As a young reporter, I once expressed shock at how routinely and reflexively government officials lied to the press. A savvy newspaper vet who overheard me just smiled and told me not to take it personally.
“Why shouldn’t they lie to you?” the late, great Murray Kempton asked. “They lie to themselves all the time.”
His observation came back to me as I read about President Obama’s trip to Asia. He’s going, the White House says, to tell our allies face to face that America is committed more than ever to their security and prosperity.
In ordinary times, the trip and the promise would mean a great deal to the Japanese, South Koreans and Filipinos nervous about trade and China’s aggressive military moves. But these are not ordinary times and Barack Obama is no ordinary president.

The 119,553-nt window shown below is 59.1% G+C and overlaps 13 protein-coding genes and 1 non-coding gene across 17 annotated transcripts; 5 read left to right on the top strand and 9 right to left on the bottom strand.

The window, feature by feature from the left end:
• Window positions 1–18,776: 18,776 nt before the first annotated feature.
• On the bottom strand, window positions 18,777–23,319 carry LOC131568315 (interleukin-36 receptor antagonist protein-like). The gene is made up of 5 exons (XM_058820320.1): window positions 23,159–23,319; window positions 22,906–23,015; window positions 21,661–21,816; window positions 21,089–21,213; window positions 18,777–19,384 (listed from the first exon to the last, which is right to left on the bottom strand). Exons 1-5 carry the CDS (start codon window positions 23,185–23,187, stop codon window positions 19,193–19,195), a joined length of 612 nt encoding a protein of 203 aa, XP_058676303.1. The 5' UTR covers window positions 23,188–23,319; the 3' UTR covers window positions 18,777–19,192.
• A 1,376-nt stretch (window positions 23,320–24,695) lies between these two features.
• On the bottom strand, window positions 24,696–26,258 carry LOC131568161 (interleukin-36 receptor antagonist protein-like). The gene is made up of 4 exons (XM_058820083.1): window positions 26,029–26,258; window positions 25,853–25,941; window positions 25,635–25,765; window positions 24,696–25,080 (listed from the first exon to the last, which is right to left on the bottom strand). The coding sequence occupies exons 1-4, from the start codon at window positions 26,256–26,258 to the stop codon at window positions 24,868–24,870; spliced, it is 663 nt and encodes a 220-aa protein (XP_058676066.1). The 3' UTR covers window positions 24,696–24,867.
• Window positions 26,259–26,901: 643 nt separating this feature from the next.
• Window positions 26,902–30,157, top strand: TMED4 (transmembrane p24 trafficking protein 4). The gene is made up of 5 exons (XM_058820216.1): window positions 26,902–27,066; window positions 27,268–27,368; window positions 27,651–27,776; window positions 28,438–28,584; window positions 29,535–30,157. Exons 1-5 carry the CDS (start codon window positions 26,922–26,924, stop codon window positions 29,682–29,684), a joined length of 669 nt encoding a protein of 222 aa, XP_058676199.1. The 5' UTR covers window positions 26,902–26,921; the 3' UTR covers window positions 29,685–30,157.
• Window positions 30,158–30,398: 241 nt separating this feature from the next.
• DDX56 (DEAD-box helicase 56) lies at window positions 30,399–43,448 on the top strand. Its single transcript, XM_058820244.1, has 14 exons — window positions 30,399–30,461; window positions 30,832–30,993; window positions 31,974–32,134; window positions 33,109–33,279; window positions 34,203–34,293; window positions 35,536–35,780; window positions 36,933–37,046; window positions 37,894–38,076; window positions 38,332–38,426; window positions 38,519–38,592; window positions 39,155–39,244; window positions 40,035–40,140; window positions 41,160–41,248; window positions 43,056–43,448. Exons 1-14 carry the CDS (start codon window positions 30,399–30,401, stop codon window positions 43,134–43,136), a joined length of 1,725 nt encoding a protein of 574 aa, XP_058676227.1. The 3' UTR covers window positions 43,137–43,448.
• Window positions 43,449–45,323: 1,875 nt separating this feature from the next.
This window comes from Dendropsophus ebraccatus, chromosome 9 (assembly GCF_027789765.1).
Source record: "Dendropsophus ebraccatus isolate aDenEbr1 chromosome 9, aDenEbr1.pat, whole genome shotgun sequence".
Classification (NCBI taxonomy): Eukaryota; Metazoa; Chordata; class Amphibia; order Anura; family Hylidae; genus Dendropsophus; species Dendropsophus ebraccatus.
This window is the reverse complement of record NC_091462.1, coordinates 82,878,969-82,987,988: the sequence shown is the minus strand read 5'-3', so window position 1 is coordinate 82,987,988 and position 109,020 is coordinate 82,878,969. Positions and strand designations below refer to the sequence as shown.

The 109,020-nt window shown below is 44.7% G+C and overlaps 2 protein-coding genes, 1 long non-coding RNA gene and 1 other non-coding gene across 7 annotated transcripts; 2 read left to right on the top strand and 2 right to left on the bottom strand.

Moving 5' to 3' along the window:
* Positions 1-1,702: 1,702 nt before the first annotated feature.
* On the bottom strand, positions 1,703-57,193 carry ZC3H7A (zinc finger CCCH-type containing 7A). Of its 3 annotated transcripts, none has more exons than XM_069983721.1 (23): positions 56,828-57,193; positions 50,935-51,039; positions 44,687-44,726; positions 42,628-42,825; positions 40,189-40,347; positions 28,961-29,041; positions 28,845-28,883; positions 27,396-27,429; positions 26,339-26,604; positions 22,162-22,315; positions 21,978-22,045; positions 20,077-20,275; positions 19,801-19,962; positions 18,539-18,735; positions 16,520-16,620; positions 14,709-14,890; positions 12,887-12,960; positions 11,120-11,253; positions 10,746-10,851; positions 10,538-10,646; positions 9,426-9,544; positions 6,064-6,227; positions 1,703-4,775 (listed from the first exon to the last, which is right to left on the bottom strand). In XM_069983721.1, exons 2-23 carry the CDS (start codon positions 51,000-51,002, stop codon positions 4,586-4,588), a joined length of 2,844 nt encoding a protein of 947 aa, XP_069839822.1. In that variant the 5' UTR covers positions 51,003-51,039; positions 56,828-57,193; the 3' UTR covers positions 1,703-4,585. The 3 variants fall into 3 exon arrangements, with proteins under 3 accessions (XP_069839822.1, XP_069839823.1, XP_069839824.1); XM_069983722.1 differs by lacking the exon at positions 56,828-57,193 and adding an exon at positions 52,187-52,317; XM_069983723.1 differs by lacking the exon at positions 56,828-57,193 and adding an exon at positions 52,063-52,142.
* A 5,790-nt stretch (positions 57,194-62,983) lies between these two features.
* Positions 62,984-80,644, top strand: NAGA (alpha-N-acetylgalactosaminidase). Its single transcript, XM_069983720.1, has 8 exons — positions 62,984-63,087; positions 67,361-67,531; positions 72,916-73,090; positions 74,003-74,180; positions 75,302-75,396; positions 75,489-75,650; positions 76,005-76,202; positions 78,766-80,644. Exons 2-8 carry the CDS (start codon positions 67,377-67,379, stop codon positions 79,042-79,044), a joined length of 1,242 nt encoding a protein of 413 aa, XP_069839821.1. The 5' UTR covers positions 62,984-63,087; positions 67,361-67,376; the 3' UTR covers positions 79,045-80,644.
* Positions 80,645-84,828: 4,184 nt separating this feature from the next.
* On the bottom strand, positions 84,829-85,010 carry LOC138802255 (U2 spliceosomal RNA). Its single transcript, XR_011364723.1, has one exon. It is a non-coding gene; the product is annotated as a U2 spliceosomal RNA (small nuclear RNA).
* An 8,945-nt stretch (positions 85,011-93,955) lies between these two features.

Consider that it’s been three years since Obama first declared a “pivot” to Asia as part of a strategic rebalancing of American interests, but the promise proved hollow. Asia is not alone in feeling misled.
Ask the Syrians about Obama’s promise to act if their government crossed his “red line” and used chemical weapons. Or ask Israelis, Saudis, Jordanians and others in the Mideast about Obama’s pledge that America would never allow Iran to get a nuclear weapon. Or ask Ukrainians about his pledge that we will stand with them as they fight for democracy against Vladimir Putin.